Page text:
Filmlab: Best finance movies of all time – 6. American Psycho
In the rush to denounce the graphic violence in Brett Easton Ellis’s novel American Psycho upon its publication in 1991, many people missed the joke. Ostensibly the confession of Patrick Bateman – a twenty-something Wall Street broker with ridiculous amounts of money, an encyclopaedic knowledge of GQ etiquette and a proclivity for DIY mutilation – it read more like Edith Wharton with a nail gun than the sick, pornographic tale many were claiming it to be. In his desire to fit into the greed-is-good social structure of 1980s America, Bateman’s literal cut-throat techniques satirised the obsessive materialism and narcissism of this culture, and exposed in its most grotesque and hideous form the ruthless savagery lurking beneath the Armani-suited exterior and Chanel-scented veneer of the economic and social elite. If Bateman was sick, so was society; a rotting, festering wound covered up by a designer Band-Aid.
Released nine years later, Mary Harron’s film version was similarly in danger of being misunderstood – even by the studio, which quickly tried to franchise it with a straight-to-DVD slasher movie sequel that bore no relation to the satirically rich feminist black comedy that Harron had made. Starring Christian Bale as Bateman – a role he almost lost to Leonardo DiCaprio, but which subsequently fast-tracked him to his A-list-securing part as the similar-sounding Batman (another rich and violent psycho) – the film is even more attuned than the book to the pathological nature of the financial world.
Keeping most of the lurid sex and violence of Ellis’s text off-screen, Harron’s adaptation presents Bateman as a monster struggling to maintain his mask of sanity and normality, but the key is the way it playfully exposes his dorkiness as much as his darkness. As he goes through his morning exercise and vanity routine (a facial ice-pack to reduce the puffiness of his skin, a thousand stomach crunches, a shower with a “water-activated gel cleanser” – shower gel, in other words…) his voiceover narration tells us there exists an idea of Patrick Bateman but there is no real Patrick Bateman to speak of – cold-sounding words neatly offset by the ludicrousness of the actions underpinning them.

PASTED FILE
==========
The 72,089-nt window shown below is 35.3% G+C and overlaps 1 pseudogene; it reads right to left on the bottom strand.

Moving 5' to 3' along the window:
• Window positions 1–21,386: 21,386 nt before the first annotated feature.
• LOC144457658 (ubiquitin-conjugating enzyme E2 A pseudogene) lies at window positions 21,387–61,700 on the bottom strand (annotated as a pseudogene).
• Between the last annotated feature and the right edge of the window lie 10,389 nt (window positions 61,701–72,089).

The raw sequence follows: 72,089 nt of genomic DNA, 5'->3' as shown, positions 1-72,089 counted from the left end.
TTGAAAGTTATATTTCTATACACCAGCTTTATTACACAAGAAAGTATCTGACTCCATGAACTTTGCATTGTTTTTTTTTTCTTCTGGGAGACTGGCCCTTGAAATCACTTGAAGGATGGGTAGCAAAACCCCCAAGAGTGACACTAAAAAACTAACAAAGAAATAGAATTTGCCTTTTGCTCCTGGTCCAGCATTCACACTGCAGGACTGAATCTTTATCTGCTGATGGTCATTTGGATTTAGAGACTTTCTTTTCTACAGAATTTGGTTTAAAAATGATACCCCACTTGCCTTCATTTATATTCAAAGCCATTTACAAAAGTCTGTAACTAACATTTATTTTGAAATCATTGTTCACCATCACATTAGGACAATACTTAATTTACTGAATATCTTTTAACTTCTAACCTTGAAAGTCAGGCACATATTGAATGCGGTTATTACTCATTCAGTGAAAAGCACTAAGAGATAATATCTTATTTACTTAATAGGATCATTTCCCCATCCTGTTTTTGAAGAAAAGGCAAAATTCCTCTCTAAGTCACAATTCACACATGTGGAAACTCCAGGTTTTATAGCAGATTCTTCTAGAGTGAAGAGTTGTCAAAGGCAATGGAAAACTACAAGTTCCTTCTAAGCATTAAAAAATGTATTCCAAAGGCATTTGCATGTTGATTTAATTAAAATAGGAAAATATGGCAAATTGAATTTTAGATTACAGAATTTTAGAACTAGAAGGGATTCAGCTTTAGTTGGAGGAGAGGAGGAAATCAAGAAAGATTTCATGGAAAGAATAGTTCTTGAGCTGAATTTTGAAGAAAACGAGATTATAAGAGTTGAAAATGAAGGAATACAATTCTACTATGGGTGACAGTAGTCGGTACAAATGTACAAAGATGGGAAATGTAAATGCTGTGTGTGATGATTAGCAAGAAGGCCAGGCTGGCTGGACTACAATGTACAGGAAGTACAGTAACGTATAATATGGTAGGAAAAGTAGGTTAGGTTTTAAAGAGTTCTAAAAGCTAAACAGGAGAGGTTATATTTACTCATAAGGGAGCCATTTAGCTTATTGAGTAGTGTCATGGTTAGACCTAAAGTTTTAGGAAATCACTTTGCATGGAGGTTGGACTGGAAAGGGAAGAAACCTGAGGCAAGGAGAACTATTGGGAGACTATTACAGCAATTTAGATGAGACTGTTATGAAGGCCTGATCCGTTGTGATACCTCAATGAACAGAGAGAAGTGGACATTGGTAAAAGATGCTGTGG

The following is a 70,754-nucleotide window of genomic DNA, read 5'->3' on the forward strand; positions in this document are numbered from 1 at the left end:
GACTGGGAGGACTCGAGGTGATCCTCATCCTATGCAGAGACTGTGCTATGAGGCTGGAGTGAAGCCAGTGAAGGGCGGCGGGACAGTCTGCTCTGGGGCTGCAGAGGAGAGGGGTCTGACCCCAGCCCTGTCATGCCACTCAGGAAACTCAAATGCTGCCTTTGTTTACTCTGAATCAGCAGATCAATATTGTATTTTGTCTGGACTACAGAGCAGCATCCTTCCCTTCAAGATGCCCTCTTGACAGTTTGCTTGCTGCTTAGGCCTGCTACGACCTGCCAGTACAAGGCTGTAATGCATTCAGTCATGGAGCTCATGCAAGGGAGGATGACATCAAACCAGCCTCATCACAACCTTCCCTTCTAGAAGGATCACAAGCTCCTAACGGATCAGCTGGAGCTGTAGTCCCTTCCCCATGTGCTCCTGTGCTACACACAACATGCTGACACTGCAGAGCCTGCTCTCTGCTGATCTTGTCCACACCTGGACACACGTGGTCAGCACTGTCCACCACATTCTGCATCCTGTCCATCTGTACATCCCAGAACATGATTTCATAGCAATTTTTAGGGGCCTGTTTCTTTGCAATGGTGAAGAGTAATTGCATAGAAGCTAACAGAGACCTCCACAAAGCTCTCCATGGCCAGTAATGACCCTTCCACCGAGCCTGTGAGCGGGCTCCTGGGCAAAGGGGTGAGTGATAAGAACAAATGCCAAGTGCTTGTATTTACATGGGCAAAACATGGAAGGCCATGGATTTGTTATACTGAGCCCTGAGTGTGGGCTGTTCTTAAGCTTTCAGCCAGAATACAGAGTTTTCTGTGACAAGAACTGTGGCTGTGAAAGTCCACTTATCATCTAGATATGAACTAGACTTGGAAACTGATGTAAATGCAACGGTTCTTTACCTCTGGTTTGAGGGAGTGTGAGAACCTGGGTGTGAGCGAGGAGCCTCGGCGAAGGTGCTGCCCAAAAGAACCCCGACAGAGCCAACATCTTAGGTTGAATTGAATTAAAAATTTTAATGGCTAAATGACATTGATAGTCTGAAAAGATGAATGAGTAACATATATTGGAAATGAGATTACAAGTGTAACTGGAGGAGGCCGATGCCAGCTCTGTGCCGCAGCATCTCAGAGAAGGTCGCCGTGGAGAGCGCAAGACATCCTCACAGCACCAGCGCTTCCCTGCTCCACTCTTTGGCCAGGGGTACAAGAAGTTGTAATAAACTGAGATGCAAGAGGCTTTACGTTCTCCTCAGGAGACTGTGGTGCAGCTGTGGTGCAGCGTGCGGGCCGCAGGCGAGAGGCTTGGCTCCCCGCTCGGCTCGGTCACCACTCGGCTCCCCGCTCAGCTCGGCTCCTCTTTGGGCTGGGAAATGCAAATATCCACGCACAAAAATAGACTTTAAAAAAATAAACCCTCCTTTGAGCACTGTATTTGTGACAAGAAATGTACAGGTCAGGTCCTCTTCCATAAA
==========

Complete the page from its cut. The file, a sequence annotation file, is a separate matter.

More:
That Bateman feels nothing and has no real identity of his own is a defect shared by the other Wall Street sharks, all of whom have the same job title on their business cards (“Vice President”) and are so superficial they’re virtually interchangeable. As they sit around ridiculously appointed restaurants, marvelling at the mud soup and the charcoal arugula on offer on the menu while silently panicking over the position of their tables and their ongoing inability to get reservations “at Dorsia”, they repeatedly misidentify those in their own social circle. Indeed, it’s part of the joke of the film that Bateman’s own loss of control over his obsessively maintained façade is catalysed by something as random and trivial as a colleague with a slightly better business card confusing him with yet another broker who just happens to share Bateman’s penchant for Valentino suits and Oliver Peoples glasses (though Bateman – in his own estimation – does have a “slightly better” haircut).
What’s great about Harron’s presentation of all this in the film is that it becomes amusingly symbolic of the innate instability of the markets and the lies required to ensure that such ever-present volatility is kept at bay. This is all encoded in Bateman’s non-ironic love of 1980s pop titans Huey Lewis and the News, Whitney Houston and Genesis. In the lengthy discourses on each that Bateman delivers (with a goofy little dance) before committing his most extreme acts of violence, he identifies Huey’s Hip to Be Square as a rallying cry about “the pleasures of conformity and the importance of following trends”, Whitney’s The Greatest Love of All as a treatise on the need to empathise with oneself in a world in which “it’s impossible to empathise with others”, and the Phil Collins-penned Genesis hit Invisible Touch as “an epic meditation on intangibility” – the perfect soundtrack, in other words, for an impersonal industry that quantifies everything, disregards everyone and produces nothing but abstract wealth.
Viewed in this way, Bateman’s unravelling becomes a reflection of the financial crashes that periodically plunge the world into chaos, exposing capitalism’s true nature for all to see. Whether people want to see is another matter. When Bateman tells a model that he’s into “murders and executions” she asks him if he enjoys it, thinking he works in “mergers and acquisitions”. When his paranoid delusions get completely out of hand and result in a murderous rampage, he confesses all, only for no one to believe him. How much of what has unfurled in the film is fantasy and how much is reality is, of course, kept deliberately ambiguous, but Bateman’s epiphany – that there’s to be no punishment for any of his actions, that his desire to inflict pain on others will not only continue, but be allowed to continue – says as much about the mentality of financial industry as it exists today as it did the 1980s. The sickness of the joke is that it’s always on us.
Alistair Harkness, Film Critic, The Scotsman, 24 April 2014